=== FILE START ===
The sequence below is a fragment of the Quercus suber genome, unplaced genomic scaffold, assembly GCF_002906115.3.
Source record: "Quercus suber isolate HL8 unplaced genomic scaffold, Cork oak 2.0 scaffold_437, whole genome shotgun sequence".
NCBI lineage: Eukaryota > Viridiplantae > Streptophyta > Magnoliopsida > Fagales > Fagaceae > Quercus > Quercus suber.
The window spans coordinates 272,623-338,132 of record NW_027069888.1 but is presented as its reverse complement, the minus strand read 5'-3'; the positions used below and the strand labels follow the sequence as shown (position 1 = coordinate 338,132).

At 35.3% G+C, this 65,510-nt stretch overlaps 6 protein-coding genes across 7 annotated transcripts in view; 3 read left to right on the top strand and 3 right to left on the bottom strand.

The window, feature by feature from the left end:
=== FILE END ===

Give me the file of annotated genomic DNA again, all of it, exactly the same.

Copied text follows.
The sequence below is a fragment of the Quercus suber genome, unplaced genomic scaffold, assembly GCF_002906115.3.
Source record: "Quercus suber isolate HL8 unplaced genomic scaffold, Cork oak 2.0 scaffold_437, whole genome shotgun sequence".
NCBI lineage: Eukaryota > Viridiplantae > Streptophyta > Magnoliopsida > Fagales > Fagaceae > Quercus > Quercus suber.
The window spans coordinates 272,623-338,132 of record NW_027069888.1 but is presented as its reverse complement, the minus strand read 5'-3'; the positions used below and the strand labels follow the sequence as shown (position 1 = coordinate 338,132).

At 35.3% G+C, this 65,510-nt stretch overlaps 6 protein-coding genes across 7 annotated transcripts in view; 3 read left to right on the top strand and 3 right to left on the bottom strand.

The window, feature by feature from the left end: